Wednesday, June 18, 2014

Break the Cycle

I recently had a conversation about race and labels that really set the wheels in motion about the bigger picture.  I’ve been thinking about it for days.
It made me feel like a tree-hugging hippie too.  But sometimes I am a tree-hugging hippie.
I went to dinner with some friends of mine last week, and the issue of race came up.  It wasn’t so much the issue of race as it was the issue of labels.  Specifically, the word “nigger”.  (I have to admit that just typing that made me feel like a horrible person.  But it is the point of this post so I’m not going to gloss over it by saying “the n-word”.  That would take the power from the word.)
So, the person talking about this grew up in the deep south.  He and his friends have no problem using the word “nigger” and other derogatory terms for black people.  He laughed it off like it’s not a big deal.  He pointed out that black people use that word with each other all the time, so why is it any different when he says it?
Then he said that where he’s from black people hate white people just as much as white people hate black people, so what is the problem with using words like that when they’re just as racist as we are?
I can’t even describe the thoughts that race around my head when conversations like this come up.  I am going to try to put them in order but it gets messy.
#1 Labels.  Words hurt.  My friends and I can sit around and joke about my fat white ass, but if a stranger talks about my fat white ass that’s a WHOLE other thing.  It goes from casually laughing with friends to being targeted for an aspect of my physicality.  If I call my close female friends “tramps” or “hookers” it is from a place of silly fun.  I never mean it, and the irony is that if I did mean it I would certainly never say it.  And I would NEVER label a stranger with a word like that.  I have a feeling that being called a nigger would feel about 1000 times worse.  I have no exact frame of reference, since I am a white person, but being a woman can be marginalizing as well.  So maybe I do have a hint of understanding about this.
#2 While I’m sure that I have subconsciously racist tendencies just like everyone else, I really don’t like being put in the “us” versus “them” box when people talk about race.  If “we” hate black people, and “we” are hated by black people, I don’t want to be a part of your “we”.
#3 Stereotypes.  Generalizations.  I am sure that not every black person in Mississippi hates white people.  And vice versa. Groups of people may share some attitudes, but there are always exceptions.  There are always going to be those who don’t identify with a group they inherently belong to.  And there will be those who are actively trying to change perceptions and relations.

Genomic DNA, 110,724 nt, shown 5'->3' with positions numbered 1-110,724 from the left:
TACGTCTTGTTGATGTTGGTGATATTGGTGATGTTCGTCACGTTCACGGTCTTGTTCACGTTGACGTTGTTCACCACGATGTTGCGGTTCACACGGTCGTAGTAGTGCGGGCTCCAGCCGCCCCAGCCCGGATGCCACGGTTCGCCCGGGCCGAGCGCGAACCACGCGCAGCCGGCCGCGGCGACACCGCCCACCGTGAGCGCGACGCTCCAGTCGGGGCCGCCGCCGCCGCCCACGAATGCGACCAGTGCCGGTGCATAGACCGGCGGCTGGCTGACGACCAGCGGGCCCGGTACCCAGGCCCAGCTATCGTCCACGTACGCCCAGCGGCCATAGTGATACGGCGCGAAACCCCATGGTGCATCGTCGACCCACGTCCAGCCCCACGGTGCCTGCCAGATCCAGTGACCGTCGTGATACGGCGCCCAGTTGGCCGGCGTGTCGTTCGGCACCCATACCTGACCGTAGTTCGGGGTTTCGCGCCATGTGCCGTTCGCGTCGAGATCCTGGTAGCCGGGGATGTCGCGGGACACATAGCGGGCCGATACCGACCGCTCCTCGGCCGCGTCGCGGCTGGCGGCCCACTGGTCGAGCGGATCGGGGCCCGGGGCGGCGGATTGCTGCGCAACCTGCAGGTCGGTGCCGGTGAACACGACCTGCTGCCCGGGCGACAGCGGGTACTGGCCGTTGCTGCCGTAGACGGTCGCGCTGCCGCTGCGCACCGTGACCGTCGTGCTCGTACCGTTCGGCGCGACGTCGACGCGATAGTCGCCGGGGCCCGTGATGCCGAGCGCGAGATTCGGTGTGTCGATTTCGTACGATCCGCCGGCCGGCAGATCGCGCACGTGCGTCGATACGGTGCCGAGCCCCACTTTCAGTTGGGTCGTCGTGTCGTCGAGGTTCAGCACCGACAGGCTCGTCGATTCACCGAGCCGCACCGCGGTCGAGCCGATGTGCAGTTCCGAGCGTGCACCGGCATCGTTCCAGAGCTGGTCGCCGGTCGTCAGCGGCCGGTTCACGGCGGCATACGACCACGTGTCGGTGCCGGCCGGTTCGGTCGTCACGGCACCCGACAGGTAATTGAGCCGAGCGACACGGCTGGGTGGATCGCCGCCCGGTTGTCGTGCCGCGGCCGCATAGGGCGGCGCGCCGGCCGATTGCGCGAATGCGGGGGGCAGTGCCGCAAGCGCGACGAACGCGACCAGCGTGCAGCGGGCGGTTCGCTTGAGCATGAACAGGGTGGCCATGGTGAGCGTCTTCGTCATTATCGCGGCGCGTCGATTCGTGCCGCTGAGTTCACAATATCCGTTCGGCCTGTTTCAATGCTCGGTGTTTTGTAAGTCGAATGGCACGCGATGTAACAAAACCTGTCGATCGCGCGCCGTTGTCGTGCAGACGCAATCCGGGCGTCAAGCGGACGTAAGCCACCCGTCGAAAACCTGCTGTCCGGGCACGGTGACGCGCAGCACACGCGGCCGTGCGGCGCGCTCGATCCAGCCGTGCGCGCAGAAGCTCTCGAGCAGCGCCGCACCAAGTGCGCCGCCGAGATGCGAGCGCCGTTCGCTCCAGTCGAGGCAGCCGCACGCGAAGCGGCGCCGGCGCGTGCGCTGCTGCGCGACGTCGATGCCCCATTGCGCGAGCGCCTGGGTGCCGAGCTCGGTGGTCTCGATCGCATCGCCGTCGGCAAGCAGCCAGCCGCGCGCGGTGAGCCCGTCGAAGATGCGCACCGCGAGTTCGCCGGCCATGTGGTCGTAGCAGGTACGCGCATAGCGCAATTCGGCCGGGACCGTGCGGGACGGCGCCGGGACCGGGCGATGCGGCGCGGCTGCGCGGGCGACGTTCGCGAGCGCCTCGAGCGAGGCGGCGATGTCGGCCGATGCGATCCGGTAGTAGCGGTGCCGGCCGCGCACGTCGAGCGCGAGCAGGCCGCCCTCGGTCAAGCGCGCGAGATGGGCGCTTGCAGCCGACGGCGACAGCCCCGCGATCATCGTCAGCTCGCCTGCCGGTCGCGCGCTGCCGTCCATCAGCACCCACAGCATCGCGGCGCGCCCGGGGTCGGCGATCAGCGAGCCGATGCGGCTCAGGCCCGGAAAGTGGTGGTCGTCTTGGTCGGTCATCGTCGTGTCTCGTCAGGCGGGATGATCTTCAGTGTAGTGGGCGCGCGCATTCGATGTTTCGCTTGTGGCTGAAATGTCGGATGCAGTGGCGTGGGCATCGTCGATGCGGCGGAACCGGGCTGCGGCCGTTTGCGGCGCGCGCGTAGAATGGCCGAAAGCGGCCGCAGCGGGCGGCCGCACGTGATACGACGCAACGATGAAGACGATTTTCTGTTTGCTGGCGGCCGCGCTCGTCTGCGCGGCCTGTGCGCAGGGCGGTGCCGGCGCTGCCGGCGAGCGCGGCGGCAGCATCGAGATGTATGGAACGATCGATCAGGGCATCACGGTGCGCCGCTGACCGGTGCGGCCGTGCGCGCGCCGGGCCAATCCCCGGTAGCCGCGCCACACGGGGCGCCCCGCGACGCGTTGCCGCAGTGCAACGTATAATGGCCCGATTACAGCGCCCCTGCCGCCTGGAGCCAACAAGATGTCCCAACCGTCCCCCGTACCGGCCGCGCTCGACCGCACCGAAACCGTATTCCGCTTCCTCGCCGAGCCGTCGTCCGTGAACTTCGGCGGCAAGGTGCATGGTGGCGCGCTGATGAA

#4  Which ties directly to this: telling yourself that an entire group of people hates you gives you an excuse to not bother trying.  This is cowardice and laziness and fear.  Don’t get to know people who are different from you, they’ll hate you anyway.  Don’t waste your precious time helping your neighbor, they won’t want your help because they hate you.  When you examine Muslims vs Christians, Rich vs Poor, Black vs White, Gays vs Whoever Hates Gays (for whatever reason), there is an underlying idea that the few represent the whole.
Are all Muslims terrorists?  Of course not.  If those who hold hate towards all Muslims did some research they would be shocked at how peaceful the religion is.  I can’t think of one religion where killing is condoned, but all religions have some extremists who use their faith as a front.
Are all Christians right-wing conservatives?  Of course not.
Are all poor people lazy good-for-nothings and all rich people greedy republican snobs?  Again, of course not.
Do all black people and all white people hate each other?
I hope you see where I’m going with this.
And here’s where I turn into a hippie.  We are all citizens of this planet.  We are all people with the same feelings, hopes, and fears.  We all want our children to have better lives than we do.  Nothing makes us better or worse than anyone else except for maybe being close minded and indifferent.  The world won’t be a better place if we don’t put aside our differences and come together in the spirit of understanding and bridge-building.
If you want to be Christian about it, Jesus taught about acceptance, and loving your enemies while praying for those who persecute you.  Do unto others as you would have them do unto you.  Do you want people to hate you?  No.  No one wants to be hated.  So you have to be the one who turns the other cheek and practices what you preach.
Be a rebel!  Be the one who goes against the grain and questions hatred and prejudice.  Am I getting preachy?  Yes.  Because I truly believe that intolerance and a lack of compassion or understanding are where the world’s problems come from.
I will leave you with quotes!  I have heard these so often since I was a child that they feel familiar as breathing, but when you really REALLY think about them, they are profound.
“Darkness cannot drive out darkness; only light can do that.  Hate cannot drive out hate; only love can do that.”  Dr Martin Luther King, Jr.
“Nothing in this world is more dangerous than sincere ignorance and conscientious stupidity.”  Dr Martin Luther King, Jr.
“You must be the change you wish to see in the world.”  Mahatma Gandi
“A coward is incapable of exhibiting love, it is the prerogative of the brave.”  Mahatma Gandi

Originally posted 10/30/13.

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